Or perhaps he just looks sane in comparison to what we’re dealing with now. Where Negan may have been justified to do the horrific things he did, Alpha is 100% wrong. Her response to the kidnapping of her daughter is not proportionate in any sense of the word. It’s a calculated response that illustrates the depths of the evil that stir within her cold, dead heart. So to make a show of her power and dominance, she murders twelve people, making bobblehead popsicles out of ten of them, and using an eleventh’s scalp as a wig. Damn.

Walking Dead
Samantha Morton as Alpha – The Walking Dead _ Season 9, Episode 15 – Photo Credit: Gene Page/AMC /

Alpha marks her territory by leading Daryl (Norman Reedus) away from his friends and showing him her nuclear bomb. A horde. A horde as far as the eye can see, swirling around a nearby valley. And she’ll march that horde over hell and earth if they encroach on Whisperer territory again. She’s marked the border to the north.

In the comics, this ominous meeting with Alpha falls to Rick, and Daryl takes up the mantle here with a subtle anger. Daryl’s minimalistic approach is a refreshing change from Rick’s tendencies to speechify and grandstand. There’s no trademark Rick Grimes sneering and posturing. Nope. Just a low key presence and blunt honesty, both of which are Daryl’s specialities.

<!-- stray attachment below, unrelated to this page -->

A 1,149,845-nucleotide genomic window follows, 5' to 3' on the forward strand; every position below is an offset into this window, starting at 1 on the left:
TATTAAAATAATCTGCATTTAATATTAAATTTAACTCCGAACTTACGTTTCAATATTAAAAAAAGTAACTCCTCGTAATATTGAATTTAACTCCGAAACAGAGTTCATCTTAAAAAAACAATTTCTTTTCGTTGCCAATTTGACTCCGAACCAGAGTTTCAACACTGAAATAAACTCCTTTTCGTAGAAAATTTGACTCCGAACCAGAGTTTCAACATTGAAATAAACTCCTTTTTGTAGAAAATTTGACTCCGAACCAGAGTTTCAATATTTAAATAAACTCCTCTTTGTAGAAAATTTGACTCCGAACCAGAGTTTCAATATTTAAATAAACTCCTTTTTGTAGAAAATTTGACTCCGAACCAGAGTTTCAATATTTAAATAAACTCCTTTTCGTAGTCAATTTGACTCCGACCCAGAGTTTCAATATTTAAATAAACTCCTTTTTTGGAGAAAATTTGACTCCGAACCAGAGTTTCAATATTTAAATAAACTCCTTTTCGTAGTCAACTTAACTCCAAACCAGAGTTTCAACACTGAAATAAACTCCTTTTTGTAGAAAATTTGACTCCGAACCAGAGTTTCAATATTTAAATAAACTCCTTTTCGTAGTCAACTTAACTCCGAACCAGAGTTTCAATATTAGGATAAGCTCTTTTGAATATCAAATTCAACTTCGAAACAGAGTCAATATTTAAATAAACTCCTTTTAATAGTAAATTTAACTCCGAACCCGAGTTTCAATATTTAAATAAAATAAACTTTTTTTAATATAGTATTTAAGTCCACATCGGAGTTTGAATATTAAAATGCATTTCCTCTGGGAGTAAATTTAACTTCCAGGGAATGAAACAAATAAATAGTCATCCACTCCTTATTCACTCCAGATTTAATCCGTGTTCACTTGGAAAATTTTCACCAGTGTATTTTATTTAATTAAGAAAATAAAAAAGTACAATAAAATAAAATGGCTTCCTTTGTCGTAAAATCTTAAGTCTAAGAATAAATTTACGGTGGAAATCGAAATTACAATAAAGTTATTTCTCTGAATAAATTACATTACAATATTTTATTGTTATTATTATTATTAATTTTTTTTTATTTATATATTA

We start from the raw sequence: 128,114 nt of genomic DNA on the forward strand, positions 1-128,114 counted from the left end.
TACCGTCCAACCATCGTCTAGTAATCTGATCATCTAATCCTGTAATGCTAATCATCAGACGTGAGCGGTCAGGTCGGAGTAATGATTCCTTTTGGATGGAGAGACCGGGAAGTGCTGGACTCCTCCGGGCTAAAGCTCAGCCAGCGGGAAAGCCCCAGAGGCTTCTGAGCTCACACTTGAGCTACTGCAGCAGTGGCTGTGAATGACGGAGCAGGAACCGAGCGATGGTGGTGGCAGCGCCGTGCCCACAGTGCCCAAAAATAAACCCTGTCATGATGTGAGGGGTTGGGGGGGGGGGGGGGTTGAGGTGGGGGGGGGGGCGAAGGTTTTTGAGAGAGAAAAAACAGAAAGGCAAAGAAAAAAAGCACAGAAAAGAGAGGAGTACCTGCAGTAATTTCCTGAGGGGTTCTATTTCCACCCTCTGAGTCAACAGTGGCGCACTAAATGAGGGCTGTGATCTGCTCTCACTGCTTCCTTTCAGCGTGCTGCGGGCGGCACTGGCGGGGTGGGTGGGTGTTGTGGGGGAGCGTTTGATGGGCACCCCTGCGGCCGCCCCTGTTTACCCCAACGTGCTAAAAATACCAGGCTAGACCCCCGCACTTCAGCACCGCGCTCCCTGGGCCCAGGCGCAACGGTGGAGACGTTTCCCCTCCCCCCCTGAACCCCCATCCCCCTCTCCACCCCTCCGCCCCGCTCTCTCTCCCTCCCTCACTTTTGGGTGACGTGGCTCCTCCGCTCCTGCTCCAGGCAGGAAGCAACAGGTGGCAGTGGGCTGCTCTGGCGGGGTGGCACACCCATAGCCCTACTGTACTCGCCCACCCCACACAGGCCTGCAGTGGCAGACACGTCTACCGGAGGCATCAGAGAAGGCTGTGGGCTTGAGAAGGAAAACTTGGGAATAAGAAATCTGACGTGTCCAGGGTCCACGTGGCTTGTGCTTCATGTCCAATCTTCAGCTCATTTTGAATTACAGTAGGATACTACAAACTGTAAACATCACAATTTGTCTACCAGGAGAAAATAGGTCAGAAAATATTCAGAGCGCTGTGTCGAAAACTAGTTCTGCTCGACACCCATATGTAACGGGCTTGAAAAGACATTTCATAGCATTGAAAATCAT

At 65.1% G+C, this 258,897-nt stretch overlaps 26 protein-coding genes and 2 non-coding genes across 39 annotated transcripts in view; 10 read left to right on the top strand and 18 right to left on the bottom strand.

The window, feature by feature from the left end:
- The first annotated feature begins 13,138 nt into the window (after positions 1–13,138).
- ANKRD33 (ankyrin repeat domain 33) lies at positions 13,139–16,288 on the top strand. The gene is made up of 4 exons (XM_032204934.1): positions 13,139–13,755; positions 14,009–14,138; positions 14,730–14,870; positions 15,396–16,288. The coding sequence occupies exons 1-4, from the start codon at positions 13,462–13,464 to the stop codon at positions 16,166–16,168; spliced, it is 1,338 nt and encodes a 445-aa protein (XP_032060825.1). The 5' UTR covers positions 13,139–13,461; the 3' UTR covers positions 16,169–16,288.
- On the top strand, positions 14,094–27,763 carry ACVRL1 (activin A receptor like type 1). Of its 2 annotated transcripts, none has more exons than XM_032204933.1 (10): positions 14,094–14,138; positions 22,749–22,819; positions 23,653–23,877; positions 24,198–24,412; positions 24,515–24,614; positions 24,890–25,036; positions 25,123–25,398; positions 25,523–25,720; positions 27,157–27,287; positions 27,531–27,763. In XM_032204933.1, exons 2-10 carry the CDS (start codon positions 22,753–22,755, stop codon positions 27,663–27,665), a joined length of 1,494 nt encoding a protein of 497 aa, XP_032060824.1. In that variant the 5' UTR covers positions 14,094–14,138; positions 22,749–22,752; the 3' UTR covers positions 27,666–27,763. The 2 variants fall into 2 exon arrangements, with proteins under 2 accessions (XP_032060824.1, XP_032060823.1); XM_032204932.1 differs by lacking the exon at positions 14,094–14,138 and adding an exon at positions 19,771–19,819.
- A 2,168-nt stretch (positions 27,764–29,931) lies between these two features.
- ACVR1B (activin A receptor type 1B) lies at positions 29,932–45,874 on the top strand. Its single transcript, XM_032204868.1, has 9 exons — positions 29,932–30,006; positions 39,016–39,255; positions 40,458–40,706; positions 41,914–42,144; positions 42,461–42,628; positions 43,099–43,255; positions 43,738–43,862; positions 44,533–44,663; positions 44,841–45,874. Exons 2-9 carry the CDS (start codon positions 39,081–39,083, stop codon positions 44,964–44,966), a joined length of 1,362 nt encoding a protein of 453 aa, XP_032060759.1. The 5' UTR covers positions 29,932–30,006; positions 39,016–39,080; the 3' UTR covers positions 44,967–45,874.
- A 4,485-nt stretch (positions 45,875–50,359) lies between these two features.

However, we know that Daryl would have likely had a very different reaction if he knew what awaited him at the newly staked border. The spikes.

The undead heads of Ozzie, Alec, DJ, Frankie, Tammy, Nadia, Rodney, Enid, Tara, and Henry await them, chomping fruitlessly at the air.

Oddly enough, given all the foreshadowing and misdirection, Tammy (Brett Butler) is the only character that meets her spiky fate in both the comics and the books. The other nine characters are very different. Some readers might be upset about this, but the choices actually make a good deal of sense.

First off, the characters that the show decided to sacrifice were – by and large – not the best fighters. It would make sense that Alpha would lure away the weakest of the pack. She seems to be talented at sizing people up based on ability, and she wouldn’t want to make her job harder than it already was.

Norman Reedus as Daryl Dixon, Eleanor Matsuura as Yumiko – The Walking Dead _ Season 9, Episode 15 – Photo Credit: Jackson Lee Davis/AMC